Cheryl MacLeod, of Hamilton, Ont., was convicted and sentenced on fraud, uttering forged documents and theft charges in relation to her role as owner and director of CTC Payroll Services. She claimed to be a payroll expert with over 25 years experience and operated CTC Payroll Services from 2001 to 2010.
While MacLeod ran her payroll services company, she also owned operated a Molly Maid franchise (which operated out of the basement in the same building CTC was located at 664 Fennell Ave E in Hamilton), a business known as Forever Young Spa and another business known as Chery Lynn International.
Police alleged that MacLoed had taken more money from clients than was required by the Minister of Finance for Employer Health Tax (EHT), submitted the correct amount and kept the extra funds. She was also accused of withdrawing money from client accounts and then failing to remit it to the Canada Revenue Agency and with sending forged bank documents to a client in an attempt to conceal the failure to remit funds to CRA.
According to court documents, the total loss on all of the charges was about $370,000.
During the trial in October 2017, Macleod testified that she agreed with the Crown’s assertion that the clients suffered losses but she denied defrauding them. The main question the judge addressed at trial was whether MacLeod had caused the losses and/or whether she had intended to defraud them.
The trial judge, Justice Catrina D. Braid, found MacLoed to be “confrontational” and that her evidence to be “self-serving, confusing and often made no sense.”
“Whenever she found an opportunity, Ms. MacLeod would boast about CTC’s excellent reputation, which she says gave the company more authority and permitted CTC to do things that no other business would ordinarily be allowed to do. This included unorthodox banking practices at CIBC and special arrangements with CRA,” she said. “I find that Ms. MacLeod deliberately avoided answering inquiries from clients regarding missing funds in order to conceal the fraud.”
Ultimately, the judge declared that she was convinced beyond a reasonable doubt that MacLeod was guilty of all charges, stating, “Ms. MacLeod took advantage of her role as owner of CTC to intentionally defraud clients of funds that were provided to CTC in trust. She then took steps to conceal the fraud and theft of those funds.”
MacLeod reappeared in court on April 3, 2018, for sentencing. MacLeod asserted her innocence. This, Justice Braid said, would make it “difficult to find that she would be a suitable candidate for rehabilitation.” She also noted MacLeod suffered from mental health issues but that this did “not appear to impact her ability to work” and that there was no evidence that it “contributed to the offences or resulted in poor judgment being used.”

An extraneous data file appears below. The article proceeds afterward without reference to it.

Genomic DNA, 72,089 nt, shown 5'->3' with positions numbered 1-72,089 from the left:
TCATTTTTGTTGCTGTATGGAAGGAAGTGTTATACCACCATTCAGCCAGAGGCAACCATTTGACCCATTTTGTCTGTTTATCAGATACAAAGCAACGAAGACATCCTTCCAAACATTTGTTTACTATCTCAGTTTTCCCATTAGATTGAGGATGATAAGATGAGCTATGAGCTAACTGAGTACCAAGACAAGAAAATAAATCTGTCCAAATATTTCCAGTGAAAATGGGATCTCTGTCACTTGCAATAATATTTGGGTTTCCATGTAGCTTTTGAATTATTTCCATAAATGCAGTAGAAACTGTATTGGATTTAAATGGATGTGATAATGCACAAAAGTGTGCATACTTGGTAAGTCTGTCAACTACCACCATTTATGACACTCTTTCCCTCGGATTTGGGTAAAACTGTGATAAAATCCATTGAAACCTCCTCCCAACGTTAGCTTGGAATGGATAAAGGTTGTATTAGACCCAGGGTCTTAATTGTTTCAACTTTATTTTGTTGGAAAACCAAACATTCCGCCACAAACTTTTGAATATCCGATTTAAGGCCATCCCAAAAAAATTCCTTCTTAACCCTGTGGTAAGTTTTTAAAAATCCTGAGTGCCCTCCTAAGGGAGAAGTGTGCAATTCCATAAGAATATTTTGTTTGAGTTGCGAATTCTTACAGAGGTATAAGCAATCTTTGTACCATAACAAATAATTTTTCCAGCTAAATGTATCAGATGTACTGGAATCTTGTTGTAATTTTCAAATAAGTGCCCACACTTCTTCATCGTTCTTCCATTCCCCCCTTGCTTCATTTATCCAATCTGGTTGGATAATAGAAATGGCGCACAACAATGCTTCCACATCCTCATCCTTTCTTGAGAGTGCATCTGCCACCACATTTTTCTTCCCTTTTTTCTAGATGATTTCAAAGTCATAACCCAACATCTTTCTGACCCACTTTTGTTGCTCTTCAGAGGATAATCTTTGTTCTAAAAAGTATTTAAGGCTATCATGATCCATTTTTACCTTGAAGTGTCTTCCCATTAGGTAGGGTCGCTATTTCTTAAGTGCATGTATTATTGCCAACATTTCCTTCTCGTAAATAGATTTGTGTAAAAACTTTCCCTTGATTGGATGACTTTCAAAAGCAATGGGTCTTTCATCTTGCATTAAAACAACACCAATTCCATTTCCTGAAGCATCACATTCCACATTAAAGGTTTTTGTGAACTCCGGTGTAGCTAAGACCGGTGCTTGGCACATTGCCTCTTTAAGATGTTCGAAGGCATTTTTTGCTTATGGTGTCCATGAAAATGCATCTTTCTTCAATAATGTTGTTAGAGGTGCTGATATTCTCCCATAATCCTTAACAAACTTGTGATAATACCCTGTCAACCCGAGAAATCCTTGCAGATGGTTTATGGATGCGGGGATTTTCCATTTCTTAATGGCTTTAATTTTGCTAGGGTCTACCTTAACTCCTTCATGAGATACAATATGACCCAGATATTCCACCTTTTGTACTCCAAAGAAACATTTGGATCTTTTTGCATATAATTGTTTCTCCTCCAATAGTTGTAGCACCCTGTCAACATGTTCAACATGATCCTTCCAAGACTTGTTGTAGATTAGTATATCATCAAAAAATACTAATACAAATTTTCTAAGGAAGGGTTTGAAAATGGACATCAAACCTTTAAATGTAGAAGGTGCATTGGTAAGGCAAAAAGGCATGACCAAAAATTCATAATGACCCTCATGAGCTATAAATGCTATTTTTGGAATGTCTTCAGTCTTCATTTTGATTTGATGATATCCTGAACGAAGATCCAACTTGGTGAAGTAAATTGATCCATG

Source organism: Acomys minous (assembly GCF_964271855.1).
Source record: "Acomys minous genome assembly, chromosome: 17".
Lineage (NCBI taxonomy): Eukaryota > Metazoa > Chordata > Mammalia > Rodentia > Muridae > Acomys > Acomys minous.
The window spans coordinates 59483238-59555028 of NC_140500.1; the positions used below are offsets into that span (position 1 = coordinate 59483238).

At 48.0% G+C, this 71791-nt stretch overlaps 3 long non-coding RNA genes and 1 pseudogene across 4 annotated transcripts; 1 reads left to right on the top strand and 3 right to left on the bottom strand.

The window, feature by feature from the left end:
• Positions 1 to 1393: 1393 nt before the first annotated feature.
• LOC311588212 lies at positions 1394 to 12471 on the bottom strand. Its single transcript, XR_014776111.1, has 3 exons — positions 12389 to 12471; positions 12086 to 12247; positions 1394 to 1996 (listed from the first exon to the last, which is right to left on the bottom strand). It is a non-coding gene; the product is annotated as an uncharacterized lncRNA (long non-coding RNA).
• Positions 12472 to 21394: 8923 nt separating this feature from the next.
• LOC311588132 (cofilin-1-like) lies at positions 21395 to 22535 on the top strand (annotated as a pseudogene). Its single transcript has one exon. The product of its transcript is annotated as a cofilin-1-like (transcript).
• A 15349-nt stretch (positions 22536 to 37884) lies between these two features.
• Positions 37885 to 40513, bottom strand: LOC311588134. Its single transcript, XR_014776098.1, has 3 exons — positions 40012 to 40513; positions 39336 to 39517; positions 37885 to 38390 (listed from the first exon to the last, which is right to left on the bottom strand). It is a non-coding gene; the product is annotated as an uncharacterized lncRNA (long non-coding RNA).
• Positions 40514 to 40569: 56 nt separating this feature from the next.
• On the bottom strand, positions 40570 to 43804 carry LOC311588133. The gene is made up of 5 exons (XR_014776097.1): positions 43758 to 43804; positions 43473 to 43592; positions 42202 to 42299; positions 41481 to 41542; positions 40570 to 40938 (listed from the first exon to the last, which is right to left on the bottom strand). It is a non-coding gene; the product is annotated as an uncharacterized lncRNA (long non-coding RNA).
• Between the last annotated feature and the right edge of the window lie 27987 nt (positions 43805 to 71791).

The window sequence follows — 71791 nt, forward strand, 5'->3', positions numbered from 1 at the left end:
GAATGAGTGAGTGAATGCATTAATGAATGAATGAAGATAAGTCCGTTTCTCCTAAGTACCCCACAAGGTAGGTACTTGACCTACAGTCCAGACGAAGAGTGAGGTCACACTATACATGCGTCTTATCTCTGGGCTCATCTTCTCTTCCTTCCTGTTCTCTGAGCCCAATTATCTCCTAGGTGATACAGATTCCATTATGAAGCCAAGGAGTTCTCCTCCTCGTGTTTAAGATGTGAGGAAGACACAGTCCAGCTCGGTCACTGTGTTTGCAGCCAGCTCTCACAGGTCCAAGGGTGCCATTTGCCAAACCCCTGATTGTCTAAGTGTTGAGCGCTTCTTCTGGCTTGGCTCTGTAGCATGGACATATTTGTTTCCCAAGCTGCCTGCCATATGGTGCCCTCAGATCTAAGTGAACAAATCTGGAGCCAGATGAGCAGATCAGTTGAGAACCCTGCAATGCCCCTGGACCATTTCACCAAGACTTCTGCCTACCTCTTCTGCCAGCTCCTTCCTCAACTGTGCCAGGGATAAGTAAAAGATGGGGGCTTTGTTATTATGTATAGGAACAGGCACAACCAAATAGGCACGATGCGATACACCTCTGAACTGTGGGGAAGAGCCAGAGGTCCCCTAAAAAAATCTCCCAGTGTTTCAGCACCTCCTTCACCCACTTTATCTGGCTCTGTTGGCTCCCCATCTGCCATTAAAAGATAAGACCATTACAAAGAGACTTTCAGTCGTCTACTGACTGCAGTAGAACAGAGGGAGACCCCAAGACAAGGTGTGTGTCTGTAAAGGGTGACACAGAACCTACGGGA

MacLeod was sentenced three years for the four counts of fraud, three years for the use of forged documents and two years for the two remaining counts of fraud. The judge ruled that all of these would be served concurrently. She called for MacLeod’s mental state to be assessed immediately to provide her with the appropriate medical care while she was in custody.
Justice Braid also ordered MacLeod pay restitution in the amount of $366,056.21. She said she was satisfied that these funds were no longer in her possession so a fine in the same amount would be issued instead of its forfeiture. She was given five years after release from custody to pay the fine.
Enforcing Restitution Orders
Norman Groot, a lawyer with the fraud recovery law firm Investigation Counsel PC, has advised CFN that often in criminal cases involving fraud, guilty parties are only required to serve one-sixth of their sentence before seeking parole. It is likely that MacLeod has been released. Her whereabouts are currently unknown.
Groot also advised that the Crown and the police do not enforce restitution orders, and that criminal restitution orders have to be registered as civil judgments if victims hope to receive any meaningful recovery for their loss. Unfortunately the victims of fraud are required to put “good money after bad” to monitor and investigate rogues to determine whether a recovery can be made.
According to Court records, in 2009, CTC sold its client list to ADP Payroll with the plan to cease business practices by Dec. 31, 2009. This resulted in a number of companies finding imbalances, for which they enquired MacLeod about — often without adequate responses from CTC. Two examples of those defrauded included:
– A.J. Clarke and Associates – who had contracted CTC to do their payroll services but when they transitioned to a new payroll administrator in June 2009, they discovered CTC had been over-deducting Employer Health Taxes since 2001 with a total loss of A.J. Clarke of $60,360.72.
– Voith Paper – in December 2008, the company decided to close its Hamilton plant, resulting in 58 employees being laid off and receiving lump sum severance payments. A total of $979,299.00 was transferred from the Voith Paper to CTC’s trust account. CTC deducted funds from Voith’s account and then failed to remit those funds to CRA. Voith reported total losses of $263,674.23.
Anyone wishing to provide confidential whistleblower information on assets and income information for Cheryl MacLeod are asked to contact Daina Slenys at email@example.com.
A full copy of the court file is available here.
Brieanna Charlebois writes for Canadian Fraud News about fraud-related cases, whistleblower, jurisdiction, identity theft, consumer protection, etc. – everything related to scams and how to protect yourself against fraudulent criminal behavior. She holds a Master’s degree in Journalism, and two BAs in Psychology and Journalism.